Ministry to update master plan
to boost RI industry sector
Source: Jakarta Post
The Industry Ministry is set to revise the country’s industrial masterplan, with export-oriented businesses and manufacturing that uses locally produced raw materials to be given more state support.
According to Industry Minister Saleh Husin, those two types of industry are most able help the country gradually reduce its dependence on imported raw materials and boost the supply of foreign exchange.
“Of the 10 priority industries, I think industries that rely mostly on local raw materials and those that are export-oriented, such as food and beverages, pulp and paper and smelters, are ready to take off,” Saleh said on Friday.
At the same time, he acknowledged that the government could not reduce other industries’ dependence on imported raw materials.
The revision, Saleh added, was part of efforts to create a more comprehensive set of policies and build synergy with other ministries and state institutions.
The masterplan, known as the National Industry Development Masterplan (RIPIN), has been formalized into an Industry Minister regulation that sets 10 priority industries for the 2015-2035 period in a bid to enlarge industry’s role in the national economy.
For the revision process, the ministry is seeking insight from various stakeholders, including manufacturers and analysts.
“We will hold routine meetings to receive input and ideas, so that we can develop a more mature set of policies that will be synchronized with other ministries and institutions to support our local industries,” Saleh said after a meeting with business owners, adding that the revision had yet to be formulated.
The administration of President Joko “Jokowi” Widodo is continuing with the RIPIN introduced by the previous administration of Susilo Bambang Yudhoyono, which divided 10 priority industries into three categories — backbone, supporting and upstream.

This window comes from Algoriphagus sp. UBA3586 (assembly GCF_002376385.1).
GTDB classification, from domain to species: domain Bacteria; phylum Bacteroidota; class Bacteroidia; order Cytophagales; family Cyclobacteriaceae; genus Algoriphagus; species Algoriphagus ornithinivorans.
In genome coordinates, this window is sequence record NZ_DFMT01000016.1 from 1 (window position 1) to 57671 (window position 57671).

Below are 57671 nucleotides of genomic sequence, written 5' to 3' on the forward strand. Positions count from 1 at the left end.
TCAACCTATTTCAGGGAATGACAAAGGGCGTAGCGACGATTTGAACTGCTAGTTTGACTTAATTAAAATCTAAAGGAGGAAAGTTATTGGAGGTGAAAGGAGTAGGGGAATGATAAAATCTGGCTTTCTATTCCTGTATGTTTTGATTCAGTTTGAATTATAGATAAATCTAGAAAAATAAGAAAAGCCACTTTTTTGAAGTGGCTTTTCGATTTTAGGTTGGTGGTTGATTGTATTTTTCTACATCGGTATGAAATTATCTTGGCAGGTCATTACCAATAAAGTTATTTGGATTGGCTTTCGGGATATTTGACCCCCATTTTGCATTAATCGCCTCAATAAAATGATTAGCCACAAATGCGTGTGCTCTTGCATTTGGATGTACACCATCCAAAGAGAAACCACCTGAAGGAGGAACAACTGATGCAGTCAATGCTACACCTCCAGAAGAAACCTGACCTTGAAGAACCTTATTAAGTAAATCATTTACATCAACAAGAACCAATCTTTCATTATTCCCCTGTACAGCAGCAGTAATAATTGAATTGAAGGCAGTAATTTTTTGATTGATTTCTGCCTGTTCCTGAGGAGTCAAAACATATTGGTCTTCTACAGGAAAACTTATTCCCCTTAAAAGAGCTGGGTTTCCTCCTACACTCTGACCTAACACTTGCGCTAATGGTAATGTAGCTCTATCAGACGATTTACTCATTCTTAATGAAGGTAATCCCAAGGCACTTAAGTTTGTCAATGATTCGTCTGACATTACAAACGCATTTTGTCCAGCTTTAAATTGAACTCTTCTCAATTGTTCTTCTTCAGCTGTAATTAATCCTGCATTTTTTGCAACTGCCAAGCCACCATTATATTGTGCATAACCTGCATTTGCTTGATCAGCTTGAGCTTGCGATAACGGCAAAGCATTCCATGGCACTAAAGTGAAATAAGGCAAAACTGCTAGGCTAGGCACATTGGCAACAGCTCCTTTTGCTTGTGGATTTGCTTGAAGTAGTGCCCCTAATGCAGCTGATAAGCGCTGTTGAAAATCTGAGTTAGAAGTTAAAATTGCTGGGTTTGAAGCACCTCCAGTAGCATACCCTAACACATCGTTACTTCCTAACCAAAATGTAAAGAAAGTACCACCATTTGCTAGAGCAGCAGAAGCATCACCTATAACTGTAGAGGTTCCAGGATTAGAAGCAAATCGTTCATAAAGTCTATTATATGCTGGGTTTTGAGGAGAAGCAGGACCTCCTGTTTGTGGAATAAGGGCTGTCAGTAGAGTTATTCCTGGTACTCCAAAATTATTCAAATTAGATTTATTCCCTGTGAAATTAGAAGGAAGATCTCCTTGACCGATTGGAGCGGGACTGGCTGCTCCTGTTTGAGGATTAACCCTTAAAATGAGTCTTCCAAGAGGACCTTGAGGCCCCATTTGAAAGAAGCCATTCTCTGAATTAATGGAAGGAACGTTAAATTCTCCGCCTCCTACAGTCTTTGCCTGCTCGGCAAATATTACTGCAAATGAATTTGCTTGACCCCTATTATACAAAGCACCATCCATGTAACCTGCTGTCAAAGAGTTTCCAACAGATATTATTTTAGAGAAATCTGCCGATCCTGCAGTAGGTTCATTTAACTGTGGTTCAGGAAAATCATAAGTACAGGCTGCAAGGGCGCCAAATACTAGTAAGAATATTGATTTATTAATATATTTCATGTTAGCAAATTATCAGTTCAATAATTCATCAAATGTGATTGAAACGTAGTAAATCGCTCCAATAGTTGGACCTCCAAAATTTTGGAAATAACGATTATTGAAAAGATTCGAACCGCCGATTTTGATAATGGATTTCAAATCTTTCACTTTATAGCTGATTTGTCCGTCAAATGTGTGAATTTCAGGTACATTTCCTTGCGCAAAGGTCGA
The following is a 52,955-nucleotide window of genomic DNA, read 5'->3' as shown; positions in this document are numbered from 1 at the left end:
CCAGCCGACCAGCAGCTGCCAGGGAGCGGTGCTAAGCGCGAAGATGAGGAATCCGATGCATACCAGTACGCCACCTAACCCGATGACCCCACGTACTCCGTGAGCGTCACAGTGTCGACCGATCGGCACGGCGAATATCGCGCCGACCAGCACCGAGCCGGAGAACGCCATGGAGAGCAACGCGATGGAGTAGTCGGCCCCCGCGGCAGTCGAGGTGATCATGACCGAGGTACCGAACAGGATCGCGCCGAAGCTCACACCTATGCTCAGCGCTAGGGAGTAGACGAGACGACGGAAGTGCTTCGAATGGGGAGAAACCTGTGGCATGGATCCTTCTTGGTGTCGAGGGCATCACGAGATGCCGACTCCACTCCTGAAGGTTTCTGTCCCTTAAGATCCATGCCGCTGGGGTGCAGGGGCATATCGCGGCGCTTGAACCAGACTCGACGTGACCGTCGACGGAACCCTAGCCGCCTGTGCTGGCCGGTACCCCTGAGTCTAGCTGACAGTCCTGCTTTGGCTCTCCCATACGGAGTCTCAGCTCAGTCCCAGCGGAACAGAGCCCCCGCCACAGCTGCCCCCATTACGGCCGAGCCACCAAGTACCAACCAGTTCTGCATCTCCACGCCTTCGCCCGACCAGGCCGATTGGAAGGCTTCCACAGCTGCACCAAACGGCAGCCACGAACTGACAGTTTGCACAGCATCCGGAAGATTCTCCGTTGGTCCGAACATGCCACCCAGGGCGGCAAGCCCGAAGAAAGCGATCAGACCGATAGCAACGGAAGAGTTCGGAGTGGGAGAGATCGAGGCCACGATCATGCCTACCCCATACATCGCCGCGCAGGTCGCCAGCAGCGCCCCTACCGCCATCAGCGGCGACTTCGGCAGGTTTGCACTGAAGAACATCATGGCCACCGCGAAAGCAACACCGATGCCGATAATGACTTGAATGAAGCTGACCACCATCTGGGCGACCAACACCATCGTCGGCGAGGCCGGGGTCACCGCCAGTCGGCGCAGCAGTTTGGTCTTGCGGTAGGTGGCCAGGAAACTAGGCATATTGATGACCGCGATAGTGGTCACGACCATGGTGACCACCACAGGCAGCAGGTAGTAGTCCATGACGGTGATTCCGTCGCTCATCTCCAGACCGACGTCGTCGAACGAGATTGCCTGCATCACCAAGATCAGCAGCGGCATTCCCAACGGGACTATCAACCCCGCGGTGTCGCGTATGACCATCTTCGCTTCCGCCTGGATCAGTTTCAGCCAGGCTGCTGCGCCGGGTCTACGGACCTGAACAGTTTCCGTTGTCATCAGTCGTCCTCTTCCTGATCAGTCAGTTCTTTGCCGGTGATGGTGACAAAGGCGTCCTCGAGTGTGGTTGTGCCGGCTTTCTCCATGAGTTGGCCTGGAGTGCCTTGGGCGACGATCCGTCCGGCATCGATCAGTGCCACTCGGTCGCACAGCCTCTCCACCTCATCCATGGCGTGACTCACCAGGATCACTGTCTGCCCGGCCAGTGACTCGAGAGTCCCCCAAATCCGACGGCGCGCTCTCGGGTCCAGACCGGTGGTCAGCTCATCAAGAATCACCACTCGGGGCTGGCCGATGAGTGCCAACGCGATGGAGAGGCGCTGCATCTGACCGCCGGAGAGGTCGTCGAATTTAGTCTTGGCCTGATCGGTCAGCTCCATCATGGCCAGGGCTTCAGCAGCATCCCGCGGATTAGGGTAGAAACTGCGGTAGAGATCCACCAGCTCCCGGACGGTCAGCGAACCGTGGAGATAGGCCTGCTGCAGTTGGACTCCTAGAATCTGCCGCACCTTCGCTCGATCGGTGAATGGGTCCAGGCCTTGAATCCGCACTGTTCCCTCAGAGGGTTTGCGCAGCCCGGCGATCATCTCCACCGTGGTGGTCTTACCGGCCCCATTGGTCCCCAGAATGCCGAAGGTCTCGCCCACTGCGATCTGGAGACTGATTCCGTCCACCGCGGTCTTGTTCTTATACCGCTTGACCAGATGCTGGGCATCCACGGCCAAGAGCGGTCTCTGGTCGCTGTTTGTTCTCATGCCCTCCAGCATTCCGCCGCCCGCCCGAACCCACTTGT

The backbone industries comprise food; pharmacy, cosmetics and medical devices; textiles; leather, footwear and miscellaneous; transportation equipment, electronics and telematics; and power plants.
The masterplan further designates capital goods, components and auxiliary materials as supporting industries, while the upstream category includes agro-business; basic metals and non-metallic minerals; and basic chemicals.
The RIPIN visualizes Southeast Asia’s largest nation becoming an innovative and technology-based industrial country in the long term, with a strong, healthy, fair and competitive domestic industry structure.
Under the masterplan, growth of the country’s non-oil and gas industries is targeted to reach 6.8 percent this year, rising to 8.73 percent and 9.53 percent by 2020 and 2025, respectively.
Domestic economic growth fell to 4.7 percent in the first quarter of this year from 5.2 percent in the same period last year, with overall exports declining 11.84 percent to US$64.72 billion by the end of May.
During Friday’s meeting, Core Institute executive director Hendri Saparini said the current RIPIN did not set a clear goal of boosting the country’s manufacturing industry, which, he argued, should be made Indonesia’s economic engine, pointing out that before the 1998 economic crisis, manufacturing contributed 60 percent of the country’s total exports.
“The Jokowi administration has pledged to reverse the current state of affairs, in which 60 percent of our exports are primary raw materials. We should take note that many manufacturing countries have clear sets of policies and objectives that fully support their priority industries,” Hendri said -